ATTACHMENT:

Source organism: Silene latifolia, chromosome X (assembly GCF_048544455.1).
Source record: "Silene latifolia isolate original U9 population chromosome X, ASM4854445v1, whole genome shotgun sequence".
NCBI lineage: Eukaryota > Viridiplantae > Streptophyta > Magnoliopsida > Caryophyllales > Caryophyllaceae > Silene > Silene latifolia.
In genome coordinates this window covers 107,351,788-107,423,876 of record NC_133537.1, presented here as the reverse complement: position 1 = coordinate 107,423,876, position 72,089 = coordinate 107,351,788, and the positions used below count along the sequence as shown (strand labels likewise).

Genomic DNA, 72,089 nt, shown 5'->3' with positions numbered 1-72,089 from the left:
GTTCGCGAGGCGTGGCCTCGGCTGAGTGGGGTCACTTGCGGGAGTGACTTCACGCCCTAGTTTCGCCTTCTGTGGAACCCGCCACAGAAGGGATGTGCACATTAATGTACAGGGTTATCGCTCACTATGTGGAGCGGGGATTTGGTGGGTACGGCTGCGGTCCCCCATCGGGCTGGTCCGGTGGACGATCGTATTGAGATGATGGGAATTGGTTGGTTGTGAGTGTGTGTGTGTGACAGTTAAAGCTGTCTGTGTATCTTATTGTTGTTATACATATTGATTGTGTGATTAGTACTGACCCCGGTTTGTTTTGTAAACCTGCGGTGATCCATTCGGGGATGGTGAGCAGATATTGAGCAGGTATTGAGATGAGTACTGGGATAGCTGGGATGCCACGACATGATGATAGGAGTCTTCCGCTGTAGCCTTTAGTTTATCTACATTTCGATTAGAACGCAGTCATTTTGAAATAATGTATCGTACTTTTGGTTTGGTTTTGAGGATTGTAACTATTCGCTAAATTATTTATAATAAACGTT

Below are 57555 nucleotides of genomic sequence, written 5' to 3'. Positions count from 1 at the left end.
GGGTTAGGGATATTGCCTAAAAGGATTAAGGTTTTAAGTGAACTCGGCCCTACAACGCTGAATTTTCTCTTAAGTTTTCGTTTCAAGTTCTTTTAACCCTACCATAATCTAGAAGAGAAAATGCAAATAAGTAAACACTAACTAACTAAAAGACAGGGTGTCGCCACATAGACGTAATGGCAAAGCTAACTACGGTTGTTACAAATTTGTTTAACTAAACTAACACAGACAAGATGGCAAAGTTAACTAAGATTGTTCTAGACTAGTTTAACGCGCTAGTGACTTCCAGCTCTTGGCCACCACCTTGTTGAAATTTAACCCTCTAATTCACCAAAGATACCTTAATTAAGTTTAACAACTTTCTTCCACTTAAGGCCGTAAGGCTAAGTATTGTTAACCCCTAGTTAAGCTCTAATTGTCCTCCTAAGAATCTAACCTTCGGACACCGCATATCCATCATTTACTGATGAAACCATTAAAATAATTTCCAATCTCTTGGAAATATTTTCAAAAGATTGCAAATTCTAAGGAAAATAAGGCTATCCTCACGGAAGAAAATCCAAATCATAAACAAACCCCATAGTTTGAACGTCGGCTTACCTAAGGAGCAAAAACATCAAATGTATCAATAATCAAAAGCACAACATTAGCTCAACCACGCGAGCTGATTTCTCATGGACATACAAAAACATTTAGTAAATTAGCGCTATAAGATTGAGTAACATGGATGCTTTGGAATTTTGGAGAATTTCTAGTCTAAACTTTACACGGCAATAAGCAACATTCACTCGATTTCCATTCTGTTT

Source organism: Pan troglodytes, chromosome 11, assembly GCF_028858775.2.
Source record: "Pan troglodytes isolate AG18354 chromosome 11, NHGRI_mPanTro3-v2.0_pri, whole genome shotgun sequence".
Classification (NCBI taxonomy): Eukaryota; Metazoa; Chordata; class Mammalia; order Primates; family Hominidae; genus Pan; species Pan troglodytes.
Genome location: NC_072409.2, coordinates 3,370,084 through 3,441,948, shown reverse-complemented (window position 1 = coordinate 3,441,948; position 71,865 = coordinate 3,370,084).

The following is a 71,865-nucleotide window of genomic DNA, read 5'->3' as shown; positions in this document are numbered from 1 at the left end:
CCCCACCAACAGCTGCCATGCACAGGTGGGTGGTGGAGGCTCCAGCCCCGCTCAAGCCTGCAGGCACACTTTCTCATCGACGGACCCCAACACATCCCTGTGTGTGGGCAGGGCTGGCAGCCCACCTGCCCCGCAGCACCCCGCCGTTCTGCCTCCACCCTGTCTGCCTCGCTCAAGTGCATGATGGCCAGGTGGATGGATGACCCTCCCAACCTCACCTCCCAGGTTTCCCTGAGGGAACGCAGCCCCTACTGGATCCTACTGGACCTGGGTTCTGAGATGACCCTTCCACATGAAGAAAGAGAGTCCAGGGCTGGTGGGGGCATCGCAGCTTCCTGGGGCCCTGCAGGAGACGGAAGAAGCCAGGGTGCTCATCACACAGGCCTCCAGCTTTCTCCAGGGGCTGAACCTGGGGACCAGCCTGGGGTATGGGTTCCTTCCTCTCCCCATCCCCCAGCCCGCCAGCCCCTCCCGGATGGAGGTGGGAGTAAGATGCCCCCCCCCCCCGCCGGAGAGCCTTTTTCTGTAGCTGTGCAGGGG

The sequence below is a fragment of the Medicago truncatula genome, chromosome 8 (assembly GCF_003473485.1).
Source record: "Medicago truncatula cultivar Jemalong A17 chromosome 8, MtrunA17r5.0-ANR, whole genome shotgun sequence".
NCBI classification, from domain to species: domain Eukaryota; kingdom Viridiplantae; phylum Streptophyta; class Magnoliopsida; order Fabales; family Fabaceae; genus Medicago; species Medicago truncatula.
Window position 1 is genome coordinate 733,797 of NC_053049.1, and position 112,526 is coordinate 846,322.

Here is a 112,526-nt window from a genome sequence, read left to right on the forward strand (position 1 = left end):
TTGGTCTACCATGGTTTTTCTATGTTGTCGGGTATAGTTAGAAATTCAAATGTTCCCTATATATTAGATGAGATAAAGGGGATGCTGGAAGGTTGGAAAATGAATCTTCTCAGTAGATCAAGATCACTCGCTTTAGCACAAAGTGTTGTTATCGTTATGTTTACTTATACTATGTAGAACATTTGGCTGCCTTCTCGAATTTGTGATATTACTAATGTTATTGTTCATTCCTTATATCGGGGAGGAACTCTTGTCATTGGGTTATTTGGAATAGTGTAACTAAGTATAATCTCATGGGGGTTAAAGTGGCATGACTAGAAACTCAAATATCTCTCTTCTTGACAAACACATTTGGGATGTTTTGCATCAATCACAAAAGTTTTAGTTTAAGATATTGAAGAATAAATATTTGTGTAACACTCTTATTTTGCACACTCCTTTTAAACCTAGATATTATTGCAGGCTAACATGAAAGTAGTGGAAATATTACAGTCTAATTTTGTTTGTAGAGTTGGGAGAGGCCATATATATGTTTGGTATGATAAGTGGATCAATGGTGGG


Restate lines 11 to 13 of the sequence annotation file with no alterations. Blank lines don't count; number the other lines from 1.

Classification (NCBI taxonomy): Eukaryota; Metazoa; Chordata; class Mammalia; order Primates; family Hominidae; genus Pan; species Pan troglodytes.
Genome location: NC_072409.2, coordinates 3,370,084 through 3,441,948, shown reverse-complemented (window position 1 = coordinate 3,441,948; position 71,865 = coordinate 3,370,084).

The following is a 71,865-nucleotide window of genomic DNA, read 5'->3' as shown; positions in this document are numbered from 1 at the left end: